Joan of Arc's House

Orléans, France

Joan of Arc, also known as Jeanne d'Arc, (1412-1431) was a national heroine of France and is a saint of the Roman Catholic Church. She asserted that she had visions from God which told her to recover her homeland from English domination late in the Hundred Years' War. Also known as the Maid of Orléans, she (according a legend) liberated city of Orléans from the siege of English in 1429.

Today there is a small museum dedicated to Orléans's favorite mademoiselle. The house is a 20th century reproduction of the half-timbered 15th century house where Joan of Arc stayed during her heroics. The original house was much modified, but then destroyed by bombing in 1940. The first floor has temporary exhibitions, and the second and third floors contain Joan-related models and memorabilia.

References:

Comments

Your name

Website (optional)



Details


Category: Museums in France

Rating

3.6/5 (based on Google user reviews)

User Reviews

Maurille Adjibi (18 months ago)
Was good to learn more about her history through a movie
Gregory Benjamin (2 years ago)
Not alot in there. Building is a reconstruction.but the ticket gets you into a few other places as well
David Mau (2 years ago)
There is one room where you can see a movie about the history of jeanne d’arc. The movie was informative but it would have been nice to visit the whole house or at least have something else to see.
João Francisco Ferreira de Almeida (2 years ago)
I love her history. Unfortunately didn’t had the chance to step in the house.
Aaron Hantsche (2 years ago)
Inside is a 15 minute movie about Joan of Arc. Can read the story in English or French in the anteroom. Would recommend to any history lovers interested in a short stop!
Powered by Google

Featured Historic Landmarks, Sites & Buildings

Historic Site of the week

Soave Castle

Soave castle was built in 934 to protect the area against the Hungarian invasions. It was remodelled by Cansignorio of the Scaliger family in the mid-1300s. in 1365 Cansignorio had the town walls erected and the Town hall was built in the same year.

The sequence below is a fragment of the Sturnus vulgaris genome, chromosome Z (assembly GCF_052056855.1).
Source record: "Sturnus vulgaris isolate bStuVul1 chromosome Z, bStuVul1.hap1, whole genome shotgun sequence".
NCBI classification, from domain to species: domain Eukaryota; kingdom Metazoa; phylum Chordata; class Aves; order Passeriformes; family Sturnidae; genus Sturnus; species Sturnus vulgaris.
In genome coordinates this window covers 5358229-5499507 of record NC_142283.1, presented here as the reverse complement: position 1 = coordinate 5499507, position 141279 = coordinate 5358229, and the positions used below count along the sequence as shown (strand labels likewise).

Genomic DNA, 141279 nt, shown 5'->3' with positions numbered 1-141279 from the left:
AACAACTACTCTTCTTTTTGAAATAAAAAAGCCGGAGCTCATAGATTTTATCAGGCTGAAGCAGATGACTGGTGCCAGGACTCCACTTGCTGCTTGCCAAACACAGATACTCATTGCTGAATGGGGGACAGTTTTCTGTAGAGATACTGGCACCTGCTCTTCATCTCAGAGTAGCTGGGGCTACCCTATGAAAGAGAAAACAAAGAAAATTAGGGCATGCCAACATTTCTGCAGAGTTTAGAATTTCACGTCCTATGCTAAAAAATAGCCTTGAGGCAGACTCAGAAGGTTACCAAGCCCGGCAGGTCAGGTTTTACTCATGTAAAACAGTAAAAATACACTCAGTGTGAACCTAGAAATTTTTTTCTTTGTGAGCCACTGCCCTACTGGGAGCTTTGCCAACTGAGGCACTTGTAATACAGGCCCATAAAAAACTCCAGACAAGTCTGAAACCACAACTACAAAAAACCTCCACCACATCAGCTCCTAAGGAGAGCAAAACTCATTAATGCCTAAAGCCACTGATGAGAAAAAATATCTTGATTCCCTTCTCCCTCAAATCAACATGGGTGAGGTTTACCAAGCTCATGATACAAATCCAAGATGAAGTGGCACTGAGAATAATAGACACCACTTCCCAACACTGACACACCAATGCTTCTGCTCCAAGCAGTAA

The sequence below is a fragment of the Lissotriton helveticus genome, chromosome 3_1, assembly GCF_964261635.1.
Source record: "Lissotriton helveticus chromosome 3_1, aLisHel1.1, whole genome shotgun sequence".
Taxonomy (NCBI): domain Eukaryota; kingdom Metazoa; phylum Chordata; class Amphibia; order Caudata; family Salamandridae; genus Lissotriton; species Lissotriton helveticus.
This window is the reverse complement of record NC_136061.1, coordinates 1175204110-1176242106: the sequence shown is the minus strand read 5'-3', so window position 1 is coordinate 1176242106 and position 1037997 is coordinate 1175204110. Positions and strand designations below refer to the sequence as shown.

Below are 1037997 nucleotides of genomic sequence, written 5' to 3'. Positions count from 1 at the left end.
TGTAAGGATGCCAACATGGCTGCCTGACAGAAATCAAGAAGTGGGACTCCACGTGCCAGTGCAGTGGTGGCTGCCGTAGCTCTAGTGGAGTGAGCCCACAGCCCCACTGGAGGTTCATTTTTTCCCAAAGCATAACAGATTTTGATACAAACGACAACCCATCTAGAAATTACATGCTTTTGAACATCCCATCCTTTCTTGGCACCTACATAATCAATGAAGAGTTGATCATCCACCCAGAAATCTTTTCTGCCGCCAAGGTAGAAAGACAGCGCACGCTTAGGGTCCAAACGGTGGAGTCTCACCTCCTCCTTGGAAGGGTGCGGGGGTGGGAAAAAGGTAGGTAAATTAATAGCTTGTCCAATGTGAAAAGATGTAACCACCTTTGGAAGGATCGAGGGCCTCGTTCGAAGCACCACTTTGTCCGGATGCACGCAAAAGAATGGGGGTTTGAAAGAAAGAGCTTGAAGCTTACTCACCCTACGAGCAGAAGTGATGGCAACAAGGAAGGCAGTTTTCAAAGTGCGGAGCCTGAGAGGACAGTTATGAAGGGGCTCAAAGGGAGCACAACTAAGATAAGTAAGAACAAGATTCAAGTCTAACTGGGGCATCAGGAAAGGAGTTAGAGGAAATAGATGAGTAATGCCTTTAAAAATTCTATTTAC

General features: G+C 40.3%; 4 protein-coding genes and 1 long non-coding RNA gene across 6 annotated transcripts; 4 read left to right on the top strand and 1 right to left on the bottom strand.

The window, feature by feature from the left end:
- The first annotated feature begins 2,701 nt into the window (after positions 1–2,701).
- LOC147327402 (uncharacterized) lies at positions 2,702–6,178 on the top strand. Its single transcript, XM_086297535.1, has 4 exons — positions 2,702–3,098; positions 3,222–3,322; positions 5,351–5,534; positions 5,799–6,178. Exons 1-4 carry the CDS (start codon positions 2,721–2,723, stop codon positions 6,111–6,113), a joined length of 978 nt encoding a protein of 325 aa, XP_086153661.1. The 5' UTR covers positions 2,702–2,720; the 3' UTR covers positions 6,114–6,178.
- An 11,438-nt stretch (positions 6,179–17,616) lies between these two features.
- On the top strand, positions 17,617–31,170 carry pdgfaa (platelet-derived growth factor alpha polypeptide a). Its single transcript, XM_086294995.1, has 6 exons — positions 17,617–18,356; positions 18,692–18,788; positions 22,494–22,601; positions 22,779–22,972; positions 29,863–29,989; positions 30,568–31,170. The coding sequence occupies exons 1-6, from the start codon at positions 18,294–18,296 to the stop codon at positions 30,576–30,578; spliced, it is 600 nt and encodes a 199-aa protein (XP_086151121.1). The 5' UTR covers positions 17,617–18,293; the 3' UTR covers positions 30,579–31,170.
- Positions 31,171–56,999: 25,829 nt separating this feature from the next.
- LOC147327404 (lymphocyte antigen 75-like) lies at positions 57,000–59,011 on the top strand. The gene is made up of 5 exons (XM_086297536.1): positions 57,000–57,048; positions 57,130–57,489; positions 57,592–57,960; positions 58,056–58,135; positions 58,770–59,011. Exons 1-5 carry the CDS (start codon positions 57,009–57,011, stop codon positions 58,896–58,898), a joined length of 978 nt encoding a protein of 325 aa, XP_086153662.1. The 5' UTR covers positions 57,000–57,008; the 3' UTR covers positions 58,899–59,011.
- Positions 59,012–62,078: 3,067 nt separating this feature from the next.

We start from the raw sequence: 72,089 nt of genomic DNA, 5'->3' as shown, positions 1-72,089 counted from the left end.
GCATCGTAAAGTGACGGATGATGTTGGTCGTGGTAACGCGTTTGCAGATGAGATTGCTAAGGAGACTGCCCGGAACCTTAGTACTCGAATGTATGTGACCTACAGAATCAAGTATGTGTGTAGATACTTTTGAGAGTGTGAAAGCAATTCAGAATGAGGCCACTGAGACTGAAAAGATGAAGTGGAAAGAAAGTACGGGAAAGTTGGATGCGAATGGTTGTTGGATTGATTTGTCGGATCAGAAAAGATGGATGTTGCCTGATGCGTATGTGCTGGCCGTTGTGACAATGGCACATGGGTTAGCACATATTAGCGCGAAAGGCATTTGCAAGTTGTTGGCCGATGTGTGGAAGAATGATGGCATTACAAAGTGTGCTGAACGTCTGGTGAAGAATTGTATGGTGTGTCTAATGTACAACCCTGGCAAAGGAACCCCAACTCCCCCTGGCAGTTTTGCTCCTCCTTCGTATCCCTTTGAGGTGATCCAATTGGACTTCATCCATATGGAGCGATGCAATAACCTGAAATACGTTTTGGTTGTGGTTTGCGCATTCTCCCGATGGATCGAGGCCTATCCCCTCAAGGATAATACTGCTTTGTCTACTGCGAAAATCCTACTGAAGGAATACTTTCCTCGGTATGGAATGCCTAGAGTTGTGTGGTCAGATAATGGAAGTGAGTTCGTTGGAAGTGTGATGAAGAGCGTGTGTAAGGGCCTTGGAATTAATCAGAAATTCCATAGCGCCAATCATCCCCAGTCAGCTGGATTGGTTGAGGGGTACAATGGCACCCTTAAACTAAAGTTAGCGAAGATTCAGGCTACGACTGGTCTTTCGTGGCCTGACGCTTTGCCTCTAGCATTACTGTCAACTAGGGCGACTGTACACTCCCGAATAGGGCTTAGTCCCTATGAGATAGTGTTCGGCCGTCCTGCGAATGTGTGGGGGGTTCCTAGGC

The castle underwent various vicissitudes until, having lost its strategic importance, it was sold on the private market in 1596. In 1830 it was inherited by Giulio Camuzzoni who restored the manor and in particular the surroundings walls (with is twenty-four towers), the battlements and living-quarters.

Soave castle is a typical medieval military edifice, commanding the neighbourhood of the city from the Tenda Hill. It comprises a mastio (donjon) and three lines of walls forming three courts of different size. The outer line, with a gate and a draw bridge, is the most recent, built by the Venetians in the 15th century. It houses the remains of a small church from the 10th century.

The second and larger court, the first of the original castle, is called della Madonna for a fresco portraying St. Mary (1321). Another fresco is visible after the door leading to the inner court, and portrays a Scaliger soldier. The mastio is the most impressive feature of the castle. Bones found within showed it was used also as prison and place of torture.

The House called del Capitano (the Scaliger commander) houses Roman coins, weapons parts, medals and other ancient remains found during the most recent restoration. Adjacent is a bedroom with a 13th-century fresco with St. Mary and Madeleine and a dining room with medieval kitchenware. Another room houses the portraits of the most famous Scaliger figures: Mastino I, Cangrande, Cansignorio and Taddea da Carrara, wife of Mastino II; the portrait of Dante Alighieri testify an alleged sojourn of the poet in the castle.